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Ivory Coast Sets Fishing Ban to Conserve

FILE: A Chinese flag flies on a Chinese fishing trawler docked at the port of Abidjan after being stopped by an Ivory Coast navy patrol and being accused of fishing illegally off the coast of the West African country on Nov. 28, 2014.

ABIDJAN - West African fish exporter Ivory Coast on Thursday announced temporary bans on trawling for tuna and other species in a bid to protect dwindling stocks.

"In the face of the threat from the continued fall in marine fisheries resources," the government "has taken the initiative to set up an annual biological rest period in Ivory Coast's marine zones," Fisheries Minister Sidi Tiemoko Toure told a press conference.

The measure aims at protecting a range of species, including red tuna, sardinella, anchovies and the giant African threadfin.

Small-scale Ivorian fishermen will face a rest period over July this year, while "industrial and semi-industrial" vessels will be banned in July and August.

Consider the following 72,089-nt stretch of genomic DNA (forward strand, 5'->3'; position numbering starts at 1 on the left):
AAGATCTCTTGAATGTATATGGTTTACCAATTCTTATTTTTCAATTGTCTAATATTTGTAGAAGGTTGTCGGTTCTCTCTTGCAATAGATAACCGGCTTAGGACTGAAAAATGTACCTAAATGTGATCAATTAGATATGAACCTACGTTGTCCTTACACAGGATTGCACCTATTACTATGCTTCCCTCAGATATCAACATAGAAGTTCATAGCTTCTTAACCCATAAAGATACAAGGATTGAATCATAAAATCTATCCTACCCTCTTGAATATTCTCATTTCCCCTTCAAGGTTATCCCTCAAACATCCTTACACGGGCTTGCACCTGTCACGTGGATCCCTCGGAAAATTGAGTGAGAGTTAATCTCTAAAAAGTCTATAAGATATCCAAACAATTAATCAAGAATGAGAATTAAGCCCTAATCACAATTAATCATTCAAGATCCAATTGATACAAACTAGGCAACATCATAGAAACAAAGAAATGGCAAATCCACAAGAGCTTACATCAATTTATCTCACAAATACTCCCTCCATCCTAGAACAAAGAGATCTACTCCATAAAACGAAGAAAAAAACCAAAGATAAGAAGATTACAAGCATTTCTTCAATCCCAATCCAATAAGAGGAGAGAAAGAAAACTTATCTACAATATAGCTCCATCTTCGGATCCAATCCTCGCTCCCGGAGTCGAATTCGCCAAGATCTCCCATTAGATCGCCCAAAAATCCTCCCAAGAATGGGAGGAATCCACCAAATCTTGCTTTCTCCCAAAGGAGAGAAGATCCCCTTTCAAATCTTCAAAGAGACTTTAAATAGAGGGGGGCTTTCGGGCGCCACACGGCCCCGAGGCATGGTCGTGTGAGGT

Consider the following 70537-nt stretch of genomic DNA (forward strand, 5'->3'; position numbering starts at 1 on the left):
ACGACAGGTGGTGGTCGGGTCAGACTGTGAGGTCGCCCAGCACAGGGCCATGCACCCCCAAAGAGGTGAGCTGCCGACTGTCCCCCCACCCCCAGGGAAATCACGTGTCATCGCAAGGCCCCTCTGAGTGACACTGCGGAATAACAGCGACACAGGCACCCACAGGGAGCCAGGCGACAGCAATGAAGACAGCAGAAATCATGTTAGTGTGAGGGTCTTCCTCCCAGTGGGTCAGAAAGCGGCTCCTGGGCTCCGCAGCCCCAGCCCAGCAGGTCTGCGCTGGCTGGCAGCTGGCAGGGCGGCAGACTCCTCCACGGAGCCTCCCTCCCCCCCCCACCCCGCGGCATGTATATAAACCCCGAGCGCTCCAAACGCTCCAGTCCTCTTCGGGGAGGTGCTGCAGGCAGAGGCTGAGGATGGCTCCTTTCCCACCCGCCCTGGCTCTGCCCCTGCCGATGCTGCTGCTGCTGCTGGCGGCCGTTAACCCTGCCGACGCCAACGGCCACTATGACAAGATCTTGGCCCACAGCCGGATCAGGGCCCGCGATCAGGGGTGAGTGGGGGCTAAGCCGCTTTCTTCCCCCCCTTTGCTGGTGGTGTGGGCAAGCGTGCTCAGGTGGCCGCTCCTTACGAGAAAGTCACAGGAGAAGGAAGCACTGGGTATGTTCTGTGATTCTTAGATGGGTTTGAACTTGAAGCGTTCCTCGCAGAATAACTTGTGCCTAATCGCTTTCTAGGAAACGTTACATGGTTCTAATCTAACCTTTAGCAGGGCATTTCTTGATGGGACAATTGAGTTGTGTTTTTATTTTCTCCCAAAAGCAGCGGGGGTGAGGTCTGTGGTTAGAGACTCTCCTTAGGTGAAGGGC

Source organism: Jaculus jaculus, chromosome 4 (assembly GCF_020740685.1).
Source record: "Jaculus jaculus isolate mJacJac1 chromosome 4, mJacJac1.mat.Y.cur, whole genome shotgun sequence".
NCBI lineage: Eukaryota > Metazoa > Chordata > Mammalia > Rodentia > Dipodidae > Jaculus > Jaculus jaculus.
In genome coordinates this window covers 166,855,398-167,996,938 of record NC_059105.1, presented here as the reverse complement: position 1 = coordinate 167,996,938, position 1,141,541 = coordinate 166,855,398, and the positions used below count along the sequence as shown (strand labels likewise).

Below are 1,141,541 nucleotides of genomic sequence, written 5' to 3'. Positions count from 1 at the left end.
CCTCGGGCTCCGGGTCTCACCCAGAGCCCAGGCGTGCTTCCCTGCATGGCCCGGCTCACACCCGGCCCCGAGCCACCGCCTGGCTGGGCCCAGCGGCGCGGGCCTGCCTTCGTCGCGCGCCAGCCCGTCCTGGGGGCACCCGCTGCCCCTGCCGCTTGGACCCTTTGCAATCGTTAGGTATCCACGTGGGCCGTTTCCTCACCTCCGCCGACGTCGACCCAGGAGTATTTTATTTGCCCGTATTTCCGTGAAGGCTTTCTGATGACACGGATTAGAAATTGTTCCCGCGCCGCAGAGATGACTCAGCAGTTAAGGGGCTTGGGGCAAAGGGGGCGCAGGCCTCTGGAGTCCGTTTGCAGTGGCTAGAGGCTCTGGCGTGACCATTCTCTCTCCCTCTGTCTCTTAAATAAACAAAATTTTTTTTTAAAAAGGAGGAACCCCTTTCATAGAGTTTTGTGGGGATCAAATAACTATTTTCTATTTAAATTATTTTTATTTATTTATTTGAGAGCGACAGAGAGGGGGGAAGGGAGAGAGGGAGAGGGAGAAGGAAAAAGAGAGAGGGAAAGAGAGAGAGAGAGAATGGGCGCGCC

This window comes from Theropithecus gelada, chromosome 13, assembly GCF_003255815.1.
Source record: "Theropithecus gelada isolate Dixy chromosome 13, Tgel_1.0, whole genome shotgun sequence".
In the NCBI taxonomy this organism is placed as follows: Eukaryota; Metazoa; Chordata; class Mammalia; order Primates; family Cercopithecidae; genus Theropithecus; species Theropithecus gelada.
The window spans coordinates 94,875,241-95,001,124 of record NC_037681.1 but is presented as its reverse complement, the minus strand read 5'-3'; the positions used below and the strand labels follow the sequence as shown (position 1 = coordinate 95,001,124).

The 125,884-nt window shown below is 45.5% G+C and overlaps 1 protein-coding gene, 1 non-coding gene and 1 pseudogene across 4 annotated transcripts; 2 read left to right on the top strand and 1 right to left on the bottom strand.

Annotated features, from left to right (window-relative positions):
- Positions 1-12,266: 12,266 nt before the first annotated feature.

Tuna vessels, most of which are foreign-owned, will be barred from January 1 to March 13, 2024, the minister said.

The nation's 200,000-square-kilometer Exclusive Economic Zone off the coast will be patrolled to enforce the measures.

Failure to observe the bans could be punished by up to five years in jail and fines of up to 300 million CFA francs ($490,000).

Ivory Coast's fisheries catch plummeted by nearly 40 percent between 2003 and 2020 to under 40,000 tons, the minister said.

In 2016, West African neighbor Ghana implemented a similar "rest period" to protect its fisheries, Toure noted.